Three books come to mind just now that I can characterize as follows:
- It is accessible to most smart high-school graduates.
- It is difficult.
- It is less than 300 pages.
- It is in plain English but introduces highly technical terminology.
- It is unambiguous, (rigorous)
- It conveys information that still today is considered a substantial body of knowledge limited to expters.

The three that I am thinking about are:
- Quine’s “Mathematical Logic”
- Fitch’s “Symbolic Logic”
- IBM’s “System 370 Principles of Operation”

There are a few exemplary text books that might be added here but I have not studied them from this perspective.
### Anecdotes on Each Book

I skimmed thru Symbolic logic which seemed to me like a fluffy book but interesting and easy to read.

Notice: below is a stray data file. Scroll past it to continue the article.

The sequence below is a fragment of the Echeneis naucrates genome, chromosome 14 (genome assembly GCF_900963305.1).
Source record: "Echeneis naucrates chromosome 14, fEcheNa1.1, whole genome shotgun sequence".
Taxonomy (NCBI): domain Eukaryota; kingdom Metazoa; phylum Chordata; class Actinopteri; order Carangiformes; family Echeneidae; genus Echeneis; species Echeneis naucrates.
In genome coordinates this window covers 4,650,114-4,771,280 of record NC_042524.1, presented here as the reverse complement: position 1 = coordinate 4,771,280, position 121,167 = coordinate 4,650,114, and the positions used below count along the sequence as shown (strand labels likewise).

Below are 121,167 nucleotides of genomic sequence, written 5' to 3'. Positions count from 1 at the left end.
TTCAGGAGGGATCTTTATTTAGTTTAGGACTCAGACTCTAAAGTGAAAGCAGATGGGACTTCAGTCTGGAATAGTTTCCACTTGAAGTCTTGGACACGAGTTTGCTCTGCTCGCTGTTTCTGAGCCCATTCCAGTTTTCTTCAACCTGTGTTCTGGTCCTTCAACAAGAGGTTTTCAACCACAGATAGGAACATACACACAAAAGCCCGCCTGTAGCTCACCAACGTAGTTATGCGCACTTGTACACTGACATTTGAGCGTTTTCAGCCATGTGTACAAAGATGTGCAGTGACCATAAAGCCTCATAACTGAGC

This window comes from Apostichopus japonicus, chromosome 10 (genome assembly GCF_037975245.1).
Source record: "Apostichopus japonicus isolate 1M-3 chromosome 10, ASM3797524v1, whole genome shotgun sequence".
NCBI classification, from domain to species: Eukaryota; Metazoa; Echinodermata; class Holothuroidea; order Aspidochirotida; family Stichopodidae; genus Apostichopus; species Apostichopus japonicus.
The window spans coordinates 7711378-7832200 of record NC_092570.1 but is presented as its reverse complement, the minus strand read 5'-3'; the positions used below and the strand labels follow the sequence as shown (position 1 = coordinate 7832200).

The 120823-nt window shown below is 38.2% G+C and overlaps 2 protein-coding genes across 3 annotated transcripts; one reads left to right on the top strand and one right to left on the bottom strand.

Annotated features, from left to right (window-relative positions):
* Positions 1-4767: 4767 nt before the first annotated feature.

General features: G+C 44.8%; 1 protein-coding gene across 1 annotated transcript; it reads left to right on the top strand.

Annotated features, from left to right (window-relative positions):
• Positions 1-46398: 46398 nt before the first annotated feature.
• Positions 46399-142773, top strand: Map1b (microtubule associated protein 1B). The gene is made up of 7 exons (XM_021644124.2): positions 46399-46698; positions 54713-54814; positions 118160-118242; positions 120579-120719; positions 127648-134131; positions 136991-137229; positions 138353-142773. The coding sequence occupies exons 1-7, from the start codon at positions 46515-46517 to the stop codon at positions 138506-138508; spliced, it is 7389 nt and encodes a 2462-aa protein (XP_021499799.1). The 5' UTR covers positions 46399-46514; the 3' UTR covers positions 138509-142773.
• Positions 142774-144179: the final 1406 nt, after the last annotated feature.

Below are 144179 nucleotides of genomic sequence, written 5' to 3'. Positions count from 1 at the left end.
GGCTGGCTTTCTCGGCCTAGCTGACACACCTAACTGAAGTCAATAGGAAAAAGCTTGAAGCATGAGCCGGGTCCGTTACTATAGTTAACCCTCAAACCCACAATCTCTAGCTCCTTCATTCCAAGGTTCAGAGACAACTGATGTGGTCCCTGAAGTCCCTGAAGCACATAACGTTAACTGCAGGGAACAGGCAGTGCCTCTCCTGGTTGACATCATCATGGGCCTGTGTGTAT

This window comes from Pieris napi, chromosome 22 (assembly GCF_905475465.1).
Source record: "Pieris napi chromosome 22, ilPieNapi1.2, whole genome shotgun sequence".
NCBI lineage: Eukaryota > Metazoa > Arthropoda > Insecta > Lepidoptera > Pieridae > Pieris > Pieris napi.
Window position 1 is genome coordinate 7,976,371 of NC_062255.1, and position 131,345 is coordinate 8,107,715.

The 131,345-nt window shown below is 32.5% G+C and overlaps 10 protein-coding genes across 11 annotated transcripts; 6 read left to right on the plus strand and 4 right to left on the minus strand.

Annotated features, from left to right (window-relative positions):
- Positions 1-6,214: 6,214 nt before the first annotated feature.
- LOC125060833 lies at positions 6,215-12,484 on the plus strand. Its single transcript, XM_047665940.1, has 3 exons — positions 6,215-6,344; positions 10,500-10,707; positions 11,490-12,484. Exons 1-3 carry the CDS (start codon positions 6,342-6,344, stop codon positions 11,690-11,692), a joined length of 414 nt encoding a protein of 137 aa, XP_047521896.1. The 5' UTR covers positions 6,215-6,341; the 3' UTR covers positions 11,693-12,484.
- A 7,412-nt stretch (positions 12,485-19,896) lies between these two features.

Over the next few years I would frequently come across a difficult paper only to realize that I already knew the material from Fitch’s book where it had been presented very clearly and had not seemed obscure.
While in school in Berkeley Benson Mates assembled a seminar nitpicking Quine’s book in minute detail.
One purpose was to formalize a bit further Quine’s logic.
We found and easily fixed a couple of bugs in his proofs.
Quine’s book is the best book I know on being rigorous while brief without introducing much notation beyond the formal mathematical logic which was the subject mater.
He defined a few technical terms using normal English, but with rigor.